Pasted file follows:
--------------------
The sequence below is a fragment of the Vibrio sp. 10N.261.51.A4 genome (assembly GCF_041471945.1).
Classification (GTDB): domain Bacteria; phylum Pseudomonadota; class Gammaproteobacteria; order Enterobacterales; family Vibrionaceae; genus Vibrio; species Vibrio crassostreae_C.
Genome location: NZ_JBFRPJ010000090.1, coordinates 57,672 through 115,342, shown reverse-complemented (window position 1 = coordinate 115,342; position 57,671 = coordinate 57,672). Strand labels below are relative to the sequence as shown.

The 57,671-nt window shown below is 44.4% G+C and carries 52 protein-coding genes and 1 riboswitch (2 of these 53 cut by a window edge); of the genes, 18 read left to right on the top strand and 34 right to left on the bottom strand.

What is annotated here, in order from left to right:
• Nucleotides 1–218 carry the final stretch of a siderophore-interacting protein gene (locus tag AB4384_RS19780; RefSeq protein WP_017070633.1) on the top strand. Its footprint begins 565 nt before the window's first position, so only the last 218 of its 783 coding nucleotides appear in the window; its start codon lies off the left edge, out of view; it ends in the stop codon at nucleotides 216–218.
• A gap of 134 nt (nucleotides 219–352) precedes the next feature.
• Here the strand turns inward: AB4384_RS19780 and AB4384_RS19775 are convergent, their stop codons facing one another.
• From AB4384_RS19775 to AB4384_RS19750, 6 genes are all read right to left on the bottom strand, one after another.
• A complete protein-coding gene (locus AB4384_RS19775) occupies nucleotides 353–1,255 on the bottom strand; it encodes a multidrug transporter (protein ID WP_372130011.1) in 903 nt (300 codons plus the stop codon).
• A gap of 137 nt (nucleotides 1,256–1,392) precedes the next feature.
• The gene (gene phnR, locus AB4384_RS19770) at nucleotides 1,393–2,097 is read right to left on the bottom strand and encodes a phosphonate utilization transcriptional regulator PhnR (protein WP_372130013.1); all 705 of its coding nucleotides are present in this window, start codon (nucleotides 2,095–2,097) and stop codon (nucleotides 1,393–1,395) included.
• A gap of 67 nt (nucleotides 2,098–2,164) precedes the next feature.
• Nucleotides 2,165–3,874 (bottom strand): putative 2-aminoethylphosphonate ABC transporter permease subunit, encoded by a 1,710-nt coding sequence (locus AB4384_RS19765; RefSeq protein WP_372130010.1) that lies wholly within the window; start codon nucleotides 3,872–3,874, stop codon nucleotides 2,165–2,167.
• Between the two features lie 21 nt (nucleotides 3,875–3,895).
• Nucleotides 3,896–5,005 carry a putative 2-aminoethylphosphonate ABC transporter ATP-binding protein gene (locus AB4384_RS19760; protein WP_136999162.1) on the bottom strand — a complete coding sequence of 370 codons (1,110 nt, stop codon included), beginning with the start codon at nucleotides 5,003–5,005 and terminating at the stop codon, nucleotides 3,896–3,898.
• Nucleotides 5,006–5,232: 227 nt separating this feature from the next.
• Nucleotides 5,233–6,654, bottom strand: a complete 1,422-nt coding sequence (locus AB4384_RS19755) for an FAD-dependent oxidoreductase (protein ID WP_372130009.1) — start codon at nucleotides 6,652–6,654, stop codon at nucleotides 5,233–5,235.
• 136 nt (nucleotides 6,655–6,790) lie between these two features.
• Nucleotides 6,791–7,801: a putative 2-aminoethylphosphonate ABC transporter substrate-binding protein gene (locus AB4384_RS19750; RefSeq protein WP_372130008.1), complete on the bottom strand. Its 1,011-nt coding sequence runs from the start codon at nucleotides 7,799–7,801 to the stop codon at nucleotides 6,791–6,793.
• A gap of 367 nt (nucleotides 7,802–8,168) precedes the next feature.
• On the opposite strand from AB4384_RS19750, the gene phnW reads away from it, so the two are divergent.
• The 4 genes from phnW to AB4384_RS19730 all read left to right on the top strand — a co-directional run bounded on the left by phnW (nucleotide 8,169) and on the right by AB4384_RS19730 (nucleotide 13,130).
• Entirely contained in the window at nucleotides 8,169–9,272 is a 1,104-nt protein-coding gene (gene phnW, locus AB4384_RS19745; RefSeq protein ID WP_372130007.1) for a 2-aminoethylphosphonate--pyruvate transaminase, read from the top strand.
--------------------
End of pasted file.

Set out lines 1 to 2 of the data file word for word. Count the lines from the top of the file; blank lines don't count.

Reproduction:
The sequence below is a fragment of the Vibrio sp. 10N.261.51.A4 genome (assembly GCF_041471945.1).
Classification (GTDB): domain Bacteria; phylum Pseudomonadota; class Gammaproteobacteria; order Enterobacterales; family Vibrionaceae; genus Vibrio; species Vibrio crassostreae_C.